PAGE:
NASA recently released another image of Pluto, and it’s one of the most stunning yet.
It looks like a frozen pond, doesn’t it? New data from the New Horizons spacecraft points to just that and hints that liquid may have flowed across the dwarf planet’s surface.
Did you know: Pluto has tropic and arctic regions. ‘Tropic’ isn’t exactly a word we think of with Pluto, but the dwarf planet has seasons just like those on Earth. Like Earth, Pluto also contends with Milankovitch cycles. These are long-term orbit variations that cause changes in climate over hundreds of thousands of years.
For Pluto, these Milankovitch cycles cause the arctic and tropical regions to push and pull back over time. Here’s an image showing how these regions advance and recede over time.
You can also see just how much more titled it is compared to Earth in the image. That means its arctic zones stretch to nearly the equator sometimes. Right now, Pluto sits in an intermediate climate, resting between two extreme climate states.
The climates of Pluto point to another intriguing feature. Note the dark band spanning nearly the entire planet.
Richard Binzel, from MIT, says this zone is the only region on Pluto that is always tropical. It always gets a day/night cycle and never has to deal with a long, cold arctic winter. If there’s one spot to be on Pluto, this is it. Better bring your jacket, though – it’s still chilly.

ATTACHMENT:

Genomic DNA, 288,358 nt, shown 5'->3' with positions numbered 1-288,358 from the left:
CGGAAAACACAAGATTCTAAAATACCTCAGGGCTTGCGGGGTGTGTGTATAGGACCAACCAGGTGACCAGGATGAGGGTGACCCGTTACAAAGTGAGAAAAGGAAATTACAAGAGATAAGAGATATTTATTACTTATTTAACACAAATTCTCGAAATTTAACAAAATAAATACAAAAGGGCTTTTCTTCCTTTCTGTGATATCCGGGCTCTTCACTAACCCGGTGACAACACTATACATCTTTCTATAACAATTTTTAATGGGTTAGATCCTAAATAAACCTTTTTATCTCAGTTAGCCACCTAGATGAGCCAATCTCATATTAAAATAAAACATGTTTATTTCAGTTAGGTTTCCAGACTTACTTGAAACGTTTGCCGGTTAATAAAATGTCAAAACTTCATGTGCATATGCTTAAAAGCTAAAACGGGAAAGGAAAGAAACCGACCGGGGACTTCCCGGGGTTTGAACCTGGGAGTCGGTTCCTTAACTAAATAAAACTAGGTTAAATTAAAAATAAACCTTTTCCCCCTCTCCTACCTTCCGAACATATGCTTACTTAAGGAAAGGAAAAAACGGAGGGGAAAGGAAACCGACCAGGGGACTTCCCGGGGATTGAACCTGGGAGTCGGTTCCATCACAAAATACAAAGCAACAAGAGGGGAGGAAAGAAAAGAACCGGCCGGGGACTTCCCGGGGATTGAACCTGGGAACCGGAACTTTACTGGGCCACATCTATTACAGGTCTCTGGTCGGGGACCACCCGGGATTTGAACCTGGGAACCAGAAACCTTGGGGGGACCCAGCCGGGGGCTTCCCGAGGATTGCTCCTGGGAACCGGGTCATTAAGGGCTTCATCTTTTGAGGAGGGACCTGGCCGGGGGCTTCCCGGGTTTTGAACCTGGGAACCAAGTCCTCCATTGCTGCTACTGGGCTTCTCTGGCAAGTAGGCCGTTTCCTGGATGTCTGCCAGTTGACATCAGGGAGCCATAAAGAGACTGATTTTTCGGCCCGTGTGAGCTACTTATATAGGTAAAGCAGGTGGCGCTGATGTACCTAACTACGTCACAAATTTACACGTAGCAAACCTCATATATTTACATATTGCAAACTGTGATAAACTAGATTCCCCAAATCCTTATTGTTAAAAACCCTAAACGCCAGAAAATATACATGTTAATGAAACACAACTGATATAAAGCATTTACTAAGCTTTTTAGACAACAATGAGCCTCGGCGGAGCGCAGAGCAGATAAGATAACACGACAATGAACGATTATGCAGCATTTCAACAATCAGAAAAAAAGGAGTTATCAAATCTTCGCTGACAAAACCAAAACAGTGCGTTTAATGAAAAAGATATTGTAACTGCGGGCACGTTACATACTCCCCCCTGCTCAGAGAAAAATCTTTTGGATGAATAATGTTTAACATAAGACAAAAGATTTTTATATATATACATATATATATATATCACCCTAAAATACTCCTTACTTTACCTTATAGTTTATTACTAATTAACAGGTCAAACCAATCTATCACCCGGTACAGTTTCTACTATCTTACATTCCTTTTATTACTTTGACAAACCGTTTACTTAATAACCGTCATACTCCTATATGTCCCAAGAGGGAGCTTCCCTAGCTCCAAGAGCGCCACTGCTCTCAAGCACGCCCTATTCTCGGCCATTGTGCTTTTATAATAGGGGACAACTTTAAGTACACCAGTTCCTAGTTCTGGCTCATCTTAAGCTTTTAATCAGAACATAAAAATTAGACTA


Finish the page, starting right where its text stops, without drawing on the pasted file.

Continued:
The way Pluto’s seasons work could also explain the dark appearance of the equatorial band. Ice and volatiles don’t build up here like they do everywhere else on Pluto.
A thicker atmosphere = liquid nitrogen
The New Horizons team also noted these Milankovitch cycles (climate cycles) can produce stunning atmospheric effects. According to data from New Horizons, atmospheric pressure has undergone dramatic changes in Pluto’s history. How big are we talking? New Horizons’ Alan Stern says pressure changes could have varied by four orders of magnitude.
We are talking about pressures that could have exceeded those seen on Mars by factors of 4 to 40 times. Unfortunately for us, the current atmospheric pressure is low compared to past levels.
“In extreme cases the pressure and temperature can exceed the triple point of nitrogen, allowing it to be stable even as a liquid on Pluto’s surface,” reads their conclusion. Pluto may have had flowing liquids on its surface in the past. This little dwarf planet never ceases to amaze. Here’s one slide showing two other features that suggest flowing liquids.
I can’t recommend the press briefing video below enough. If you want to learn what’s going on with Pluto alongside researchers, check it out.
And the crazy part? New Horizons is still downlinking data. Who knows what other surprises the dwarf planet and its moons have in store for us.
Image credits: NASA
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